There are thousands and thousands of concrete bunkers scattered throughout the European geography. After more than 60 years, these obsolete bunkers have been gradually assimilated back into the landscape. But still they remain, half-hidden betwixt the valleys and peaks, vigilant, silent witnesses to a dramatic moment in contemporary history.
The bunker is a war construction designed to look, watch and shoot. From the small windows one can capture a specific part of the landscape, honing the visual angle into a target range. Behind the special location of these settlements, which create a complex spider web spanning across the territory, there is an implicit desire to take over the landscape.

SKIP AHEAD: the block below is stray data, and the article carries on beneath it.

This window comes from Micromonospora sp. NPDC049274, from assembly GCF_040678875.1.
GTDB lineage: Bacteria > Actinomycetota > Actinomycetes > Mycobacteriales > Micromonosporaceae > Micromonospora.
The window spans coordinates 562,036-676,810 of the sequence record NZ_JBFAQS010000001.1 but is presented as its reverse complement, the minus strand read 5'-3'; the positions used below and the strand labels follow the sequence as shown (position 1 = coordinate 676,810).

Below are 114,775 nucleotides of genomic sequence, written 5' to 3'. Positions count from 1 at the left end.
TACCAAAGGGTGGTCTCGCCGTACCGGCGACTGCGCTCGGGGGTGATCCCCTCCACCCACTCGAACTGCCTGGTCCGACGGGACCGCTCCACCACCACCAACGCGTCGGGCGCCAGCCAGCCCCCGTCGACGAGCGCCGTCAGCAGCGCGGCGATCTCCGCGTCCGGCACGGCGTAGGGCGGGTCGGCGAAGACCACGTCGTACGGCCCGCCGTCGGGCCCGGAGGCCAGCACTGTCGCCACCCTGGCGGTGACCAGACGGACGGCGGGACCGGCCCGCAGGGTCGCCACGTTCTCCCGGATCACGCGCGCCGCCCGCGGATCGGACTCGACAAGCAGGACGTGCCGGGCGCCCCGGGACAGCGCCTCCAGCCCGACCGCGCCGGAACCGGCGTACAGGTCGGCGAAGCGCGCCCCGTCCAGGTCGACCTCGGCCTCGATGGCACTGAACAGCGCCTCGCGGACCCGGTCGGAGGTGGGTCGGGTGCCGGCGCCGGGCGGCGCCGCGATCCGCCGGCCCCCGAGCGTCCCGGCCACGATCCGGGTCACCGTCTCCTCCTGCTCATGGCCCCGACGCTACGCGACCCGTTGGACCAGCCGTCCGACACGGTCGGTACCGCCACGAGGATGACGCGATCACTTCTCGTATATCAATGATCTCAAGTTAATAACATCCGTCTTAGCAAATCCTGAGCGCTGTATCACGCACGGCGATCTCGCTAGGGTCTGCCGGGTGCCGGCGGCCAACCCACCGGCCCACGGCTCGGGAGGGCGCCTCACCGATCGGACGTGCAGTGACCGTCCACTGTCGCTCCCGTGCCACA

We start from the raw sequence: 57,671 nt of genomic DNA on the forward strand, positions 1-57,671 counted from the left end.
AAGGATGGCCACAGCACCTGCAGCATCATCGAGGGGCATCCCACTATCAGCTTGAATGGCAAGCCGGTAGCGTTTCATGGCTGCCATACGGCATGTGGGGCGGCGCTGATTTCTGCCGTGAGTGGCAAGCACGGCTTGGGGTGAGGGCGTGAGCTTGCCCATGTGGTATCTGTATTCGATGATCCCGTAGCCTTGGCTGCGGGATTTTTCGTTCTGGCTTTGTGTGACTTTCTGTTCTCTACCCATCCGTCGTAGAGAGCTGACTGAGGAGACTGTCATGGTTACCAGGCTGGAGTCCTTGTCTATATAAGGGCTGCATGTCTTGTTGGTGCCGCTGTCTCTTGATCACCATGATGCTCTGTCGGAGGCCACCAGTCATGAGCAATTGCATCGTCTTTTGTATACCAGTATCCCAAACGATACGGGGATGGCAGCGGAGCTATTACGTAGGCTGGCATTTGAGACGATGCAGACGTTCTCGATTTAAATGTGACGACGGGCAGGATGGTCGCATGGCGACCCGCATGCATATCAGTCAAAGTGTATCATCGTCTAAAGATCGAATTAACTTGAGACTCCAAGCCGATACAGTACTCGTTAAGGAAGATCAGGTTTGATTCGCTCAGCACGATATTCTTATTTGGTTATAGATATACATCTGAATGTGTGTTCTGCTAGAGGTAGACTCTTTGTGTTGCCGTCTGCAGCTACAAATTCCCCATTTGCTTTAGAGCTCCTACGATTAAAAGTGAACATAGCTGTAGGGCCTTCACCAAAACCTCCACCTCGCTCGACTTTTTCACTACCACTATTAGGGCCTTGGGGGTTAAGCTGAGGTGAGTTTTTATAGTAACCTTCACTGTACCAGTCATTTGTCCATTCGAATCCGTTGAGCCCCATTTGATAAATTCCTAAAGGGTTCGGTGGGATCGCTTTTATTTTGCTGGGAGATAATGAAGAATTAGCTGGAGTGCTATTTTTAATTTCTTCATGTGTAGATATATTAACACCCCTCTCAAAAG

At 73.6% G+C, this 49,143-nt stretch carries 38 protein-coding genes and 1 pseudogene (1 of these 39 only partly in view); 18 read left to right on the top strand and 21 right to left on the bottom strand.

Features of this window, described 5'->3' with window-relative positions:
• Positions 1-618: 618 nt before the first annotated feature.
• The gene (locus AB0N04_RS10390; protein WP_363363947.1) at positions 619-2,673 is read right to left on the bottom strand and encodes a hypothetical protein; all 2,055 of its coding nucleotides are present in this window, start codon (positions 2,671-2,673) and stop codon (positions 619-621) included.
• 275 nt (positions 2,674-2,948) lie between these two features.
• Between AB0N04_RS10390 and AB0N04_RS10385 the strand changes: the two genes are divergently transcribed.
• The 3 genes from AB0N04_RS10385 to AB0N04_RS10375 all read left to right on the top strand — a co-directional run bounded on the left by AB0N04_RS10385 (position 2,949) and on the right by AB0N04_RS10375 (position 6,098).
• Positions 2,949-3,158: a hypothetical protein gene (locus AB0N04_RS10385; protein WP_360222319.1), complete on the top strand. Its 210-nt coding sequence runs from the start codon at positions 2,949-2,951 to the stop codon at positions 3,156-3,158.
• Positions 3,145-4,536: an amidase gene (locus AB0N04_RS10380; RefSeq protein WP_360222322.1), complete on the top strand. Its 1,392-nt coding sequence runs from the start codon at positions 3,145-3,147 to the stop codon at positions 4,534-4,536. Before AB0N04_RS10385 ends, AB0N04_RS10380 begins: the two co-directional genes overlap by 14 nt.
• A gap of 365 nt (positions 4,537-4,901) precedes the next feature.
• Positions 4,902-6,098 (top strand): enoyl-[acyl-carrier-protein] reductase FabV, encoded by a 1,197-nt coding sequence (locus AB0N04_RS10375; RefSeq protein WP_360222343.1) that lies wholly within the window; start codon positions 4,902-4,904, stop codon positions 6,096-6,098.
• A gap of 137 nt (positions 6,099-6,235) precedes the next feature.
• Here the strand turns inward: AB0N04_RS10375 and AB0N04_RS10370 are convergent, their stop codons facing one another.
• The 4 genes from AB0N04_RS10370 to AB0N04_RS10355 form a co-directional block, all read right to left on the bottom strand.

Adapting these assumptions to photographic thinking, this project aims to reuse the bunkers with an artistic purpose: to steal their military connotations and transform them into landscape observatories from where the target is “fired upon.”
Pinhole technique has been used to convert bunkers into large concrete cameras and take pictures of the landscapes that were and are target of the bunkers. Thus I intend to carry out both intellectual and aesthetic reappropriation of the landscape.
— Asier Gogortza, Bera, Basque Countries